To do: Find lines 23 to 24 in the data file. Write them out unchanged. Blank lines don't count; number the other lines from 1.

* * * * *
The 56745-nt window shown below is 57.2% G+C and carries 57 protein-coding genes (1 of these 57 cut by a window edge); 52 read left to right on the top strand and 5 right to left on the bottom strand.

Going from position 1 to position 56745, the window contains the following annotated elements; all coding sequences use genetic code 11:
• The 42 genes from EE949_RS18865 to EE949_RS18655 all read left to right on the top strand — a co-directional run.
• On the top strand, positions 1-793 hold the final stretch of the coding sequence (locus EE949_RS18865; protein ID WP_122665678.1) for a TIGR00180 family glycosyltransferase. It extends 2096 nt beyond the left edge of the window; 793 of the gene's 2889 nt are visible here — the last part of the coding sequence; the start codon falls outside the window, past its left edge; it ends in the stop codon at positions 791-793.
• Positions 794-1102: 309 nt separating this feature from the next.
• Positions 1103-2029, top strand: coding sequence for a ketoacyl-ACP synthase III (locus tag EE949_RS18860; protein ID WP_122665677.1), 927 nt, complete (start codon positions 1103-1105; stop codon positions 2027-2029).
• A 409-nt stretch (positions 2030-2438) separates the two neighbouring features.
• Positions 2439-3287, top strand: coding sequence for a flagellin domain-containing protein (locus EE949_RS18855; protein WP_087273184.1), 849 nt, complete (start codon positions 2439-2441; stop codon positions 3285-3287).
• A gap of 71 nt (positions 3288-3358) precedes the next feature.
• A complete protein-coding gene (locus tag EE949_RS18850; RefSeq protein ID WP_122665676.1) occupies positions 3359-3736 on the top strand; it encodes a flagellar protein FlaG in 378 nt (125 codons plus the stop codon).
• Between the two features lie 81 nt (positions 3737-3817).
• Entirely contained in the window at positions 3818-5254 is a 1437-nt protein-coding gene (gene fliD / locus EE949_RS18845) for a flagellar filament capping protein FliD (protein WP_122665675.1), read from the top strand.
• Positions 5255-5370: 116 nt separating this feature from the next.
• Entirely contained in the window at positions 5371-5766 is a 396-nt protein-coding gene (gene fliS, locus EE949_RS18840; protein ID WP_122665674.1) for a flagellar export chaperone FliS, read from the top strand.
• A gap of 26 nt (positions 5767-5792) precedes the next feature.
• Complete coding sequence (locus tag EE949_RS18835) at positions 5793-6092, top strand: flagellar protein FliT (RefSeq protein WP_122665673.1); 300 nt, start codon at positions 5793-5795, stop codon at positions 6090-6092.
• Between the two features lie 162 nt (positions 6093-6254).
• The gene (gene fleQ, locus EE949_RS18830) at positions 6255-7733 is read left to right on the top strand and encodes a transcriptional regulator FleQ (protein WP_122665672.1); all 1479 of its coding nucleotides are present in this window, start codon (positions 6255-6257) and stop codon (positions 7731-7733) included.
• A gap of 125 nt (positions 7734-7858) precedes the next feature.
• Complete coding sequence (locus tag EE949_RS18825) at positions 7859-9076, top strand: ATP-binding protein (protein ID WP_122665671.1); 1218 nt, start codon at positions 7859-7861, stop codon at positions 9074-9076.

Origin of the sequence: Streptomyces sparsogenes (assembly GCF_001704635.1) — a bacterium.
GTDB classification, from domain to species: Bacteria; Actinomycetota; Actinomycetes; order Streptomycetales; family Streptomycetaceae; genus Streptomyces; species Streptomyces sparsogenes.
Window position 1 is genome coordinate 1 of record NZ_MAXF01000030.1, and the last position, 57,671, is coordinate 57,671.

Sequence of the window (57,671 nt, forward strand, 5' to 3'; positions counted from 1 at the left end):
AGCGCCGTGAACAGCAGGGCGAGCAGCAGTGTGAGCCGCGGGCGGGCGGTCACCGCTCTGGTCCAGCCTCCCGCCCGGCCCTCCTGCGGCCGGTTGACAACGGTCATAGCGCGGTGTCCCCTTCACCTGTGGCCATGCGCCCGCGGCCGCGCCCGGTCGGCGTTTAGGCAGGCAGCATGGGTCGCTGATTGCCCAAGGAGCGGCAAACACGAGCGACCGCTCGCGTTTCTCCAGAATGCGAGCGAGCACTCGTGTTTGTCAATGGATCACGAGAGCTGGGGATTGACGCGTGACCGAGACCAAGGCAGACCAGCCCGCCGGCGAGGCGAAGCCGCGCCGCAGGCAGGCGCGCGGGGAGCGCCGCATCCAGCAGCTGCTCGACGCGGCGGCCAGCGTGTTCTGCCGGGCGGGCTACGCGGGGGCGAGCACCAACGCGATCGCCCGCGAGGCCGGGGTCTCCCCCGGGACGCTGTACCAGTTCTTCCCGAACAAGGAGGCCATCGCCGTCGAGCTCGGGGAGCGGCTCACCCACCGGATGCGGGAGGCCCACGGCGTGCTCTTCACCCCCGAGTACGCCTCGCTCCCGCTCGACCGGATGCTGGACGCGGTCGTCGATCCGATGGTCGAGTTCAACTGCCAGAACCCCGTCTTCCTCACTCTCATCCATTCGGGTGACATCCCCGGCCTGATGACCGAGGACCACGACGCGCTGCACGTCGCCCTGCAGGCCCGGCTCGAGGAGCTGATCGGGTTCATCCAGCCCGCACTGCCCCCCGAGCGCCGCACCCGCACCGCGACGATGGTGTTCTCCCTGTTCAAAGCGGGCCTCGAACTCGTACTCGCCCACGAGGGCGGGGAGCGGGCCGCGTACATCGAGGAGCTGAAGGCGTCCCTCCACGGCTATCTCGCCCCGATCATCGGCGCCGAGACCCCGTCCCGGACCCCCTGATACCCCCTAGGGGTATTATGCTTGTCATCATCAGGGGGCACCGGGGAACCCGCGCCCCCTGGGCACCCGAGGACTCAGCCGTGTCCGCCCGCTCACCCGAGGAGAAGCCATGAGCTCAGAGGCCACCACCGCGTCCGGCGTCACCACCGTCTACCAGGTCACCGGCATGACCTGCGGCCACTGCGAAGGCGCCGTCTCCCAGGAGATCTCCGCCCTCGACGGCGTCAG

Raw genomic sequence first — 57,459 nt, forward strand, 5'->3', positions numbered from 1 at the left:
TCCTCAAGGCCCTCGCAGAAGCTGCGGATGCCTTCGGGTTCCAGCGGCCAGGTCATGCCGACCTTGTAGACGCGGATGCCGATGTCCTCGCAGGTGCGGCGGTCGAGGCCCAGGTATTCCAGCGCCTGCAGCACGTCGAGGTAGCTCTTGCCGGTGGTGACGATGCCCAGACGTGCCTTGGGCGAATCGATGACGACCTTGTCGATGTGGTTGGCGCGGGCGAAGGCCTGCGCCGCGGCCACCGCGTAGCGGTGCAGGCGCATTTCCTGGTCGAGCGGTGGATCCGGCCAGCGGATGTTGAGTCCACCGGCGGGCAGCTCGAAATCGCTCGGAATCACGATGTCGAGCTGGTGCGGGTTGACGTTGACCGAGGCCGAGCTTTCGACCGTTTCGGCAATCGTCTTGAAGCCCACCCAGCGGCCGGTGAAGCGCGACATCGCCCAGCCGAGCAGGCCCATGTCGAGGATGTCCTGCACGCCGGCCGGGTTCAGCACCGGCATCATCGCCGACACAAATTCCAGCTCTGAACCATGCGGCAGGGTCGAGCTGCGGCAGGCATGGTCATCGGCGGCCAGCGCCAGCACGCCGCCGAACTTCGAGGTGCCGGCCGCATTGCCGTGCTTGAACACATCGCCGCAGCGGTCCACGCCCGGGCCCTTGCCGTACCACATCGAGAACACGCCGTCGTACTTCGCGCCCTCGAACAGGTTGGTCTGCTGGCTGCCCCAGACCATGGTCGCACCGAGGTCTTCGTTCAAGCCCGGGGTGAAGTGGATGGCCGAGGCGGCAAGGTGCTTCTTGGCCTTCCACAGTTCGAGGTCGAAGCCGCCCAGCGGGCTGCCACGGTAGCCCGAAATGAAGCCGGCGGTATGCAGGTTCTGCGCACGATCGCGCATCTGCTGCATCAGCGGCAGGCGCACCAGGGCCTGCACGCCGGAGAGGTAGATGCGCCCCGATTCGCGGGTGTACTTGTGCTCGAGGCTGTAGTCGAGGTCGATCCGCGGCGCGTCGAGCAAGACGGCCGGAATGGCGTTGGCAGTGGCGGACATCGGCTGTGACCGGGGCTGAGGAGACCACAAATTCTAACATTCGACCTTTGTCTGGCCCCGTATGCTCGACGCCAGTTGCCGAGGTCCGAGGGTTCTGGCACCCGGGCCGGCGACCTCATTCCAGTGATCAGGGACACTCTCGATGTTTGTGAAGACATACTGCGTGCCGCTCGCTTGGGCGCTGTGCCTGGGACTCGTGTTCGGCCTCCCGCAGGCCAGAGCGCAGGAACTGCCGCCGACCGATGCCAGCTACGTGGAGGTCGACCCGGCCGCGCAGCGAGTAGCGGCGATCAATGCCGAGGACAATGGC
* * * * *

Window position 1 is genome coordinate 1 of record NZ_MAXF01000030.1, and the last position, 57,671, is coordinate 57,671.

Sequence of the window (57,671 nt, forward strand, 5' to 3'; positions counted from 1 at the left end):